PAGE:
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Mayoral Candidates Take Strong Positions on LAPD

Politics: Reform issues demand campaigners' attention and they respond with varied approaches.

March 25, 2001|JAMES RAINEY | TIMES STAFF WRITER

Businessman Steve Soboroff says the city needs to "get back to fighting crime" and opposes an expanded role for the federal government in monitoring police misconduct. Former legislator Antonio Villaraigosa would roll out the welcome mat for the federal monitors of the Los Angeles Police Department.

And who should lead the LAPD? City Councilman Joel Wachs says he would immediately begin moving to replace Police Chief Bernard C. Parks, while City Atty. James K. Hahn says the chief still can be an exemplary leader.

State Controller Kathleen Connell argues that her mayoral rivals lack the management experience to oversee the LAPD. And U.S. Rep. Xavier Becerra focuses on recruitment, saying he'd offer scholarships to high school students and give officers breaks on their utility bills to beef up the LAPD's depleted ranks.

Few institutions within the reach of Los Angeles' mayor demand more attention, face more problems or invite more proposals for reform than the LAPD. On Saturday, new revelations raised questions about the department's determination and effectiveness in rooting out corruption in the ranks, adding to a growing list of questions about how the department is managed.

One result of the continuing controversies is that the LAPD has been the most consistently debated topic in the Los Angeles mayoral campaign, now entering its final two weeks. And in a season of political equivocation, the six major candidates for mayor have staked out a series of clear and often controversial positions on reviving the Police Department and pulling it through its current troubles.

The leading candidates must help resolve a series of interlocking complaints of excessive force and evidence planting, among other things--collectively known as the Rampart scandal. They need to bolster sagging morale and reverse attrition that has cost the department more than 1,000 officers. They must find a way to deploy more police to work with neighborhood groups, as demanded by many communities.

Finally, they face an ominous rise in crime in recent months that has reversed five years of gains and preoccupied Mayor Richard Riordan as he approaches the end of his second and final term.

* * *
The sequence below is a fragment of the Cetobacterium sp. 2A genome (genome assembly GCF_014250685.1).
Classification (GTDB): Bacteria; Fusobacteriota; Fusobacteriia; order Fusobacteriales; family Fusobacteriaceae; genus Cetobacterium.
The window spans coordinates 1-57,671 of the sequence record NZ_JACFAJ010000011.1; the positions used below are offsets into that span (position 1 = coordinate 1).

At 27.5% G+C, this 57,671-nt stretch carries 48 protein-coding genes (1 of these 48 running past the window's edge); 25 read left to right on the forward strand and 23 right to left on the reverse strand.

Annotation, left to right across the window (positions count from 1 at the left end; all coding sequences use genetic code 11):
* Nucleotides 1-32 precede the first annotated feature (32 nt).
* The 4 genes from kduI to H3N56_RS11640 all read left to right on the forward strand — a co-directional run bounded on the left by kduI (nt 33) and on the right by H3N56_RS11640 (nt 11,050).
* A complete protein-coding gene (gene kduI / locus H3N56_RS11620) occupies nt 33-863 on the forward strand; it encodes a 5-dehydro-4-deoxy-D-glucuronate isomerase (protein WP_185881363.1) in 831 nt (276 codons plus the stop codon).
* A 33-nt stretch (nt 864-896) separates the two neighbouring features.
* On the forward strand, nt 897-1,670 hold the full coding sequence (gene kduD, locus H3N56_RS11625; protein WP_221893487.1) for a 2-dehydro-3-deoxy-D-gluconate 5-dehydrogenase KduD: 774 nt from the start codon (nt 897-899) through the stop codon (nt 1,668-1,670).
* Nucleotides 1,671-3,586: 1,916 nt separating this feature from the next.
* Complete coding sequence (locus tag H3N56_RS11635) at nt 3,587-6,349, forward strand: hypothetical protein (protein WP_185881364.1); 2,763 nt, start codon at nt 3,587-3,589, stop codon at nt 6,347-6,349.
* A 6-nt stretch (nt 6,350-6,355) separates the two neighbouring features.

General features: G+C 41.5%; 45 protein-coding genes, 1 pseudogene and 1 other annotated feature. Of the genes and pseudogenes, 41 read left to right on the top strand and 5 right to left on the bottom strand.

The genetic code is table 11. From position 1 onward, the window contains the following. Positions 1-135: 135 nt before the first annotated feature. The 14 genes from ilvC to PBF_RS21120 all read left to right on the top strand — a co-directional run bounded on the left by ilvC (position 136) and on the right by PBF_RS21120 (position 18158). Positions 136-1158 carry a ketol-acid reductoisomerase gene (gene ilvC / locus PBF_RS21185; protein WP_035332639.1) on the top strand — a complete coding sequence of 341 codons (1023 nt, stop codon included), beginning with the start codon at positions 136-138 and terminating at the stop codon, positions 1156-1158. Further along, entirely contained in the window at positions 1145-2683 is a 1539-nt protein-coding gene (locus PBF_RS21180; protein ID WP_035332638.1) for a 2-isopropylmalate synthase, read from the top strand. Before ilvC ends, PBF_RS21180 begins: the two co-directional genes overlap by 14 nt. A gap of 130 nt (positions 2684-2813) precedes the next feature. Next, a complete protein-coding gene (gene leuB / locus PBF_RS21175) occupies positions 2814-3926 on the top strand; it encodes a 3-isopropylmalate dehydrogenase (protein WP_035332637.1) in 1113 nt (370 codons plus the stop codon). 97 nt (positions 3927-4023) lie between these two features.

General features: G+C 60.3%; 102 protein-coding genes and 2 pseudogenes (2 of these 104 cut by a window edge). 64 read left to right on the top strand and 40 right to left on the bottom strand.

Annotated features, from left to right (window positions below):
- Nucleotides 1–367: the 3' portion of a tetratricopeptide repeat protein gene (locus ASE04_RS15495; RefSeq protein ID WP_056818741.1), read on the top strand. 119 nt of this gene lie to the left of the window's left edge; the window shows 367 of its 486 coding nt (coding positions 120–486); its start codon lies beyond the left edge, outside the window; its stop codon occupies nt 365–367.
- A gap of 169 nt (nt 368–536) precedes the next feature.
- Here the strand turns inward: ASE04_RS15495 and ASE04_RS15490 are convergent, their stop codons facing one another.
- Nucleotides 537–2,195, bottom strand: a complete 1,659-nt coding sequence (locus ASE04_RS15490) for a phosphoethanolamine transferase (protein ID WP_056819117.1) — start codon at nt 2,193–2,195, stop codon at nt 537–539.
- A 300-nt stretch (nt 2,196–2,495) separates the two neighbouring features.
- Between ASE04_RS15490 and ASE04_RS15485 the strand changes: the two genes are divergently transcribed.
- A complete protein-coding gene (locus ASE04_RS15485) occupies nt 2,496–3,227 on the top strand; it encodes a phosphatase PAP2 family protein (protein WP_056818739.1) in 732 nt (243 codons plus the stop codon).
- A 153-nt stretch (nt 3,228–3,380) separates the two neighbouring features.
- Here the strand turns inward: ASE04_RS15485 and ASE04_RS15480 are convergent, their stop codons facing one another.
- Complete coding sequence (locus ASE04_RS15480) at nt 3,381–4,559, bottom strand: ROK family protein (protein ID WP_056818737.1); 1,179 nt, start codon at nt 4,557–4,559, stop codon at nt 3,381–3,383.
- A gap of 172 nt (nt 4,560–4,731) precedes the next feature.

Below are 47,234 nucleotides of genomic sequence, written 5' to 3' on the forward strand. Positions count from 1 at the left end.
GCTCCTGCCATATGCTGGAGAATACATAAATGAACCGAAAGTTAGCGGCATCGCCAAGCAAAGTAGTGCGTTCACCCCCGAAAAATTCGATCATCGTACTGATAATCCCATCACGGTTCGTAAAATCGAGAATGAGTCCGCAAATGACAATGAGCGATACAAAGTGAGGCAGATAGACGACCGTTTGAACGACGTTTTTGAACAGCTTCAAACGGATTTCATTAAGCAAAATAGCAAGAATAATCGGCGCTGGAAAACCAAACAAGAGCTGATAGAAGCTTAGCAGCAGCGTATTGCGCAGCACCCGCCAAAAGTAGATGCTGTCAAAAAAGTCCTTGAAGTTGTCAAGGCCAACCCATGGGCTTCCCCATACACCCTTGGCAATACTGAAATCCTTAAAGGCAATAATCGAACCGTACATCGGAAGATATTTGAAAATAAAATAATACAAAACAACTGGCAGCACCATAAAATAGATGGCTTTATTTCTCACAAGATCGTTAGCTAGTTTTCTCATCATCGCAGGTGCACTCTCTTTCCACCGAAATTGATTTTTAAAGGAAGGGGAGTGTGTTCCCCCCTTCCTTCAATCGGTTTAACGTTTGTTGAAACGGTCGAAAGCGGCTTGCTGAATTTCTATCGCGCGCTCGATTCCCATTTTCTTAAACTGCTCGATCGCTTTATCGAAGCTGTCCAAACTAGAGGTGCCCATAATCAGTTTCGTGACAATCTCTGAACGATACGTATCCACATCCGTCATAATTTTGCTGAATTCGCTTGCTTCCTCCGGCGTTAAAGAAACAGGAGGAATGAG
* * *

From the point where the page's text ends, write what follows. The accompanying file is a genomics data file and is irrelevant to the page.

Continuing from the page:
All six contenders to succeed Riordan claim they can attend to all those needs simultaneously and with equal vigor. But they send markedly different signals on priorities and how they would proceed.

Soboroff has made it clear that his focus would be on building the department and the morale of officers first, because he believes the attention on reforms, while important, has distracted from crime fighting.

To emphasize this point at mayoral debates, Soboroff tells audiences the apocryphal tale of street cops who must now pass out apology cards to every citizen asking the question: "Was I rude to you?" Soboroff's message: Police must be freed to do their jobs.

The Pacific Palisades businessman is the only candidate in the race who opposes the deal between the city and the federal government to give a federal judge the power to oversee LAPD reforms. He frequently cites the example of Pittsburgh, which in 1997 was the first major city to fall under similar federal oversight.

Soboroff says that, in Pittsburgh, arrests and police stops went down while crime went up as a result of the federal intervention. Records and interviews from the Pennsylvania city do not entirely bear that out. In fact, there has been a slight drop-off in police performance--much of which predated the decree there--but also a marked decrease in citizens' complaints and lawsuits.

"I just don't think that police reform, in and of itself, is the road to a safer city," Soboroff said in an interview. "It's one important lane to follow, but there are also important lanes to recruiting kids away from gangs and to supporting police officers and improving their morale so they can do their job."

At the other end of that question's spectrum, Villaraigosa was the race's earliest and most forceful advocate of a federal court monitor. Villaraigosa even made that case last summer in front of the city's police union, an audience that did not welcome the stand.

Although he says "the vast majority of cops are honest and decent," Villaraigosa has been more willing than other candidates to cite specific cases in which he believes police used excessive force. He "unequivocally" says, for example, that LAPD bicycle officers failed when they killed a frail, homeless woman named Margaret Mitchell in 1999.

Other mayoral contenders strike a far more cautious line on that controversial shooting. In interviews with The Times, the other five major candidates hesitated to criticize the officers who shot Mitchell, even though Chief Parks faulted the officers' tactics and the Los Angeles Police Commission went even further, concluding that the officer who shot Mitchell was wrong to pull the trigger.

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